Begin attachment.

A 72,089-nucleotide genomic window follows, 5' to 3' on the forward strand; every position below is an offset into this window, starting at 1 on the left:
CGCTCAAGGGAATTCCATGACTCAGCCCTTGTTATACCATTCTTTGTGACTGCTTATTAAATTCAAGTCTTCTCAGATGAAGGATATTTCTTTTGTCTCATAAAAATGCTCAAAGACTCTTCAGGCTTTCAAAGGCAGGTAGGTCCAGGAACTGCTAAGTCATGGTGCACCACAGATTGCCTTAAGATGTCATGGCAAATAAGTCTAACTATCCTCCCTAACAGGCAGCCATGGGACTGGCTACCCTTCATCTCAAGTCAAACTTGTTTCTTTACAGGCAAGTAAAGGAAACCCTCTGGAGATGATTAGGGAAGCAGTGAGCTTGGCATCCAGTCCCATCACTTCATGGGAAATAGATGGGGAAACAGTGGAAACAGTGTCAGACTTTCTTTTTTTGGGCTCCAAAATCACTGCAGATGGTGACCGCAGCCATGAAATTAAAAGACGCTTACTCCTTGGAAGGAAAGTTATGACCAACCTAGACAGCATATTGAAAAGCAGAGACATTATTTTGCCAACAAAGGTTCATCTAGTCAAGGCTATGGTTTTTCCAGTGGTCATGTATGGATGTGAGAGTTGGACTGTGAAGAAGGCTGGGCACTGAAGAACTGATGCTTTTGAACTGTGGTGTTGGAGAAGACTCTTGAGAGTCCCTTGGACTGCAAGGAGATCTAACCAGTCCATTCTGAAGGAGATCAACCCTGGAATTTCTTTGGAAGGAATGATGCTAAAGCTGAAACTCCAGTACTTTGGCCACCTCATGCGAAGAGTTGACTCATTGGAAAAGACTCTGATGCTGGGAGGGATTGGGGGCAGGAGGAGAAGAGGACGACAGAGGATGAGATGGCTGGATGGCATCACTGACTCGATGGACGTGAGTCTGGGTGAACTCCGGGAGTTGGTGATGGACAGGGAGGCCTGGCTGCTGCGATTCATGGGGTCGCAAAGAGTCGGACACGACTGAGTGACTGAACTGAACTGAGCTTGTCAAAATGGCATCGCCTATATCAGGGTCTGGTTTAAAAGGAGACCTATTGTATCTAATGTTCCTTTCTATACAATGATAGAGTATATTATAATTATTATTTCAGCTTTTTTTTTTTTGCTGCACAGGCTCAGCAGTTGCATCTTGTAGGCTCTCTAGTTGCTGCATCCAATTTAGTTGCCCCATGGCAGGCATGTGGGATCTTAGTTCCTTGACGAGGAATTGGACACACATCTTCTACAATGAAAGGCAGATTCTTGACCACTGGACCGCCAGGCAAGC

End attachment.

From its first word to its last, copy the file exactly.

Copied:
A 72,089-nucleotide genomic window follows, 5' to 3' on the forward strand; every position below is an offset into this window, starting at 1 on the left:
CGCTCAAGGGAATTCCATGACTCAGCCCTTGTTATACCATTCTTTGTGACTGCTTATTAAATTCAAGTCTTCTCAGATGAAGGATATTTCTTTTGTCTCATAAAAATGCTCAAAGACTCTTCAGGCTTTCAAAGGCAGGTAGGTCCAGGAACTGCTAAGTCATGGTGCACCACAGATTGCCTTAAGATGTCATGGCAAATAAGTCTAACTATCCTCCCTAACAGGCAGCCATGGGACTGGCTACCCTTCATCTCAAGTCAAACTTGTTTCTTTACAGGCAAGTAAAGGAAACCCTCTGGAGATGATTAGGGAAGCAGTGAGCTTGGCATCCAGTCCCATCACTTCATGGGAAATAGATGGGGAAACAGTGGAAACAGTGTCAGACTTTCTTTTTTTGGGCTCCAAAATCACTGCAGATGGTGACCGCAGCCATGAAATTAAAAGACGCTTACTCCTTGGAAGGAAAGTTATGACCAACCTAGACAGCATATTGAAAAGCAGAGACATTATTTTGCCAACAAAGGTTCATCTAGTCAAGGCTATGGTTTTTCCAGTGGTCATGTATGGATGTGAGAGTTGGACTGTGAAGAAGGCTGGGCACTGAAGAACTGATGCTTTTGAACTGTGGTGTTGGAGAAGACTCTTGAGAGTCCCTTGGACTGCAAGGAGATCTAACCAGTCCATTCTGAAGGAGATCAACCCTGGAATTTCTTTGGAAGGAATGATGCTAAAGCTGAAACTCCAGTACTTTGGCCACCTCATGCGAAGAGTTGACTCATTGGAAAAGACTCTGATGCTGGGAGGGATTGGGGGCAGGAGGAGAAGAGGACGACAGAGGATGAGATGGCTGGATGGCATCACTGACTCGATGGACGTGAGTCTGGGTGAACTCCGGGAGTTGGTGATGGACAGGGAGGCCTGGCTGCTGCGATTCATGGGGTCGCAAAGAGTCGGACACGACTGAGTGACTGAACTGAACTGAGCTTGTCAAAATGGCATCGCCTATATCAGGGTCTGGTTTAAAAGGAGACCTATTGTATCTAATGTTCCTTTCTATACAATGATAGAGTATATTATAATTATTATTTCAGCTTTTTTTTTTTTGCTGCACAGGCTCAGCAGTTGCATCTTGTAGGCTCTCTAGTTGCTGCATCCAATTTAGTTGCCCCATGGCAGGCATGTGGGATCTTAGTTCCTTGACGAGGAATTGGACACACATCTTCTACAATGAAAGGCAGATTCTTGACCACTGGACCGCCAGGCAAGC